The Kirkwood Theatre Guild opened Wendy Wasserstein's somewhat tiresome, rather predictable play Isn't It Romantic? last Friday and will continue it next weekend. It is supposed to be a comedy, but the play is dated. Its issues are 10 years old, and they seem to be grinding a major axe for a neck that's already been cleft. And, alas, neither cast nor director seems to know which lines are supposed to be the funny ones -- or, if they do, they deliver the lines so slowly and with such pauses in between that the humor escapes into the ether. We tend to see such pokiness as evidence of the actors' not having the lines down solidly. Whatever the cause, the result is too slow a play.
There's more bad news. The two acts of Isn't It Romantic? have 13 scenes requiring 11 set changes. Wasserstein has put voice messages between many of the scenes, and a lot of directors would make set changes during those voiced-over messages. But no: First the messages play, then we sit in the gloom for as long as a minute, watching cutesy stagehands leisurely rearrange the stage, developing characters instead of getting the set changed. OK, it's an amateur production, but it's a production by a company that's been around 69 years and can do much, much better. On the other hand, we're talking about an opening-night performance, so perhaps the jitters interfered.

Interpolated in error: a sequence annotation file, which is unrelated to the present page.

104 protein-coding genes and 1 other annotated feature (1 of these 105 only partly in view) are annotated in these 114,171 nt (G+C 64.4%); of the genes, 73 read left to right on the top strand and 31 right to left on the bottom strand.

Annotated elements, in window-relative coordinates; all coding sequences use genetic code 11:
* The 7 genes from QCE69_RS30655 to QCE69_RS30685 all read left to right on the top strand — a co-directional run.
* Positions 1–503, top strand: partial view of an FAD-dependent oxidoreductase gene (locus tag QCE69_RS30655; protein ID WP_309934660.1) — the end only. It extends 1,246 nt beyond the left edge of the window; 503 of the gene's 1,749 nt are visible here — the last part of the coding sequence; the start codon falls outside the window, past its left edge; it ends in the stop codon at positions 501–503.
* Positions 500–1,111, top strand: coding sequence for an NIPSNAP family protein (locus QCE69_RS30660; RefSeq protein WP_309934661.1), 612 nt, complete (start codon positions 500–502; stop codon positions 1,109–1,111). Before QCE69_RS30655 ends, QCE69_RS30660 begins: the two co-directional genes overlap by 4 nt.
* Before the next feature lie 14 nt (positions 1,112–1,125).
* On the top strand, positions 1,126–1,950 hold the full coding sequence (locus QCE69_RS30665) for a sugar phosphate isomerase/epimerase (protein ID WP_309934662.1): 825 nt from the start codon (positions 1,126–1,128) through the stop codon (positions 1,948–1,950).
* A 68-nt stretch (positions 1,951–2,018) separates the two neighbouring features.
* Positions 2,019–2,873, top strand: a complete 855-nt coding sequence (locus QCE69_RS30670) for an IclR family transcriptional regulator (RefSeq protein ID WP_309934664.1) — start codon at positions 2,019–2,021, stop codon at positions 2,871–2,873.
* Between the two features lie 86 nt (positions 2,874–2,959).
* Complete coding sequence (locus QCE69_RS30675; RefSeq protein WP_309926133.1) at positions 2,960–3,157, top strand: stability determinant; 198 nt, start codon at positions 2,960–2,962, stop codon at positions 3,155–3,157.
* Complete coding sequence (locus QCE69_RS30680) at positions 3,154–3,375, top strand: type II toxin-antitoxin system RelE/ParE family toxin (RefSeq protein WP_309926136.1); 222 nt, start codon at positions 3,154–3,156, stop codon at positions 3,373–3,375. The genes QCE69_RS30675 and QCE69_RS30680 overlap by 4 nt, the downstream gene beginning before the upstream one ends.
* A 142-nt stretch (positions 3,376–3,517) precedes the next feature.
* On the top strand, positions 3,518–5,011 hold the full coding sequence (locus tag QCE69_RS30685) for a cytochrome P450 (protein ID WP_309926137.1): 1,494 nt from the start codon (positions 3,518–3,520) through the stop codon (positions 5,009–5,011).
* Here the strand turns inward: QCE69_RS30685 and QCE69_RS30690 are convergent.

Isn't It Romantic? concerns the progress of two young women in their late 20s, Janie Bloomberg (Jamee Heligman) and Harriet Cornwall (Saskia de Vries), who've come to conquer New York City -- Janie as a freelance writer, Harriet as a business executive. The principal issue is the yawn-making battle between career and heterosexual relationships; minor issues are friendship (honesty in) and family (separating from). Janie has a pushy mother (Mary Mo Monahan) who needs a brick upside the head and a physician boyfriend (Trevor Biship) who needs the brick up somewhere else. Harriet has a successful business-executive mother of measured merriment (Marcia La Cour-Little) and a jerky boss'-boss/boyfriend (Howie Hirshfield). Arthur Baum makes Janie's father, Simon, a pleasant fellow, and William Ledbedder is gently and understatedly funny as Vladimir, a possible husband for Janie if he can learn English.
Geoffrey Harris' lighting design is more than adequate, as are Pat Rosenbaum's costumes and Paul Thomas' sound design. Some extra study and rehearsal might bring the rest of the production up to that level by this coming Friday.
Isn't It Romantic? continues March 16-18.